Death meditation (notes from December 2015).
It still sometimes takes me a while to quieten down at the start… Today the sections when I let go and ‘died’ from my feet up and my scalp down went smoothly until I got to the ‘bag of sugar’ sized zone in my heart area… It was hard at first to ‘be’ a small white dot of light as opposed to ‘see’ a small white dot in my mind’s eye. This is one of the challenges for me in general, to feel the meditation experience rather than only see it in my head. I am more aware now of how visually-dominant my sense of the world is. My breathing is another distraction, particularly following the instruction to pause after exhaling before each new inhale. Every time l paused I felt that I then took a deeper inhalation. Other than that my breaths were shallower and shallower. The first meditation was 10 minutes, the second 15 – I need to complete them in seven minutes in the scanner.
#7 Death meditation: notes
My death is imminent, no time for resolutions of any unfinished business with anyone, no time for goodbyes. I instantly recalled being with my father’s bold horse, a steeplechaser called Bridgedown, when he was put down. I felt as though I was right there, my face against the horse’s soft muzzle, the prick of his whiskers on my cheek. A huge feeling of sadness, quickly followed by shame. Shame not only that I stood with him, delivering him to his death, but that I was allowing my sadness to come out, that he would pick up on it and get distressed. I was back there, aged 15, stroking his neck.
I let everything but him go from my mind. Somehow, back then, I just leant into him, smiling, at his strength as a young horse, his jittery thoroughbred dance moves, his courage and almost crazy strength when galloping. I was able to step back when the vet told me, but I kept hold of the blue rope that linked me to Bridgedown and I looked him in the eye with love as they shot him. All this flashed through my mind, with images of his chestnut tail after he startled, hooves slamming once, and then fell and was dragged away as I cried. One minute he was there, the next his essence was gone, his body a lump. Like me. Like my death. There, then gone, and my body a lump. In death horse and rider are but dust, which reminded me of what it was like to look at Gunther von Hagens “Rearing Horse with Rider (2000). The horse and rider were almost as one, dead and flayed their similarities are clearer than their species’ differences.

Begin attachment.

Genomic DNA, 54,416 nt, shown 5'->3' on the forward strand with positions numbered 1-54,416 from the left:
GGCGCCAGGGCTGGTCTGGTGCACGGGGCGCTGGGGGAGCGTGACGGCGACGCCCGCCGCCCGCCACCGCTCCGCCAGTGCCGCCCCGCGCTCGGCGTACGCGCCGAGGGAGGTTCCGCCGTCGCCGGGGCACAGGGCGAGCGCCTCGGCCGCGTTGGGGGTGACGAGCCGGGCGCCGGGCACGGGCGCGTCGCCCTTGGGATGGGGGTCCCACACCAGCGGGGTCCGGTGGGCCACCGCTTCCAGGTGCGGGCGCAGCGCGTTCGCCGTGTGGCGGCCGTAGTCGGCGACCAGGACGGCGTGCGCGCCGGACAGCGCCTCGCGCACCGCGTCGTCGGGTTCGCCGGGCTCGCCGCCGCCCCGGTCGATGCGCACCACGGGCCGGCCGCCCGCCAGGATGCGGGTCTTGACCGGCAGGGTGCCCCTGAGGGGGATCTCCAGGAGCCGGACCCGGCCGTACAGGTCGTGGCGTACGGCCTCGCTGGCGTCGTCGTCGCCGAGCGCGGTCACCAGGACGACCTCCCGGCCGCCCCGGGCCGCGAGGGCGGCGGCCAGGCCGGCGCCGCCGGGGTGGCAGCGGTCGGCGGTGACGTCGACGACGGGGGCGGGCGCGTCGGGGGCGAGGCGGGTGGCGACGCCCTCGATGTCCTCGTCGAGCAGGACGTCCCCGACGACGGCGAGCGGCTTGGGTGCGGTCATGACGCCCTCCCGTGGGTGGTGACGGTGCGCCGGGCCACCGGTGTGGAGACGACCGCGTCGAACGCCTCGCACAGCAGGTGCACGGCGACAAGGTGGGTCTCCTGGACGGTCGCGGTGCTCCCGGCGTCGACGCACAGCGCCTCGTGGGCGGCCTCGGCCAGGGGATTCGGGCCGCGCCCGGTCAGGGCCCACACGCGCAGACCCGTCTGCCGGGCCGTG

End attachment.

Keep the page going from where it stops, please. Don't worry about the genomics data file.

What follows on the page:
So, I’ve been doing a Light-‐love meditation every day pretty much for 3 months now, following Zoran’s instructions. Today I tried the Light–Love meditation in short blocks of 1 minutes each, repeating the sequence several times. I’ve started meditating at work lying on my office floor as I realised that when I was very busy it was harder to do the morning and night time meditation. Having the option of meditating at work means I have less excuses not to do two a day. Plus it’s a really good thing for me in the middle of a busy day.
The one minute blocks were less difficult than I thought. I started with a two minute block to get settled then did 3 of the one minutes. The hardest part was setting my iPhone timer and then turning it off, and resetting it. It was pretty intrusive. But then I need the timer to train myself about how long a minute is, I’m too new to this to reliably gauge time accurately when meditating, and when I’m in the scanner I will need to be able to do it very consistently. After 3 months I have managed to meditate for about 7 minutes as suggested by Zoran, but it was much longer to start with. Not because I was deep into it, but because of how long it took me to get my flibberty gibbet mind to quieten down.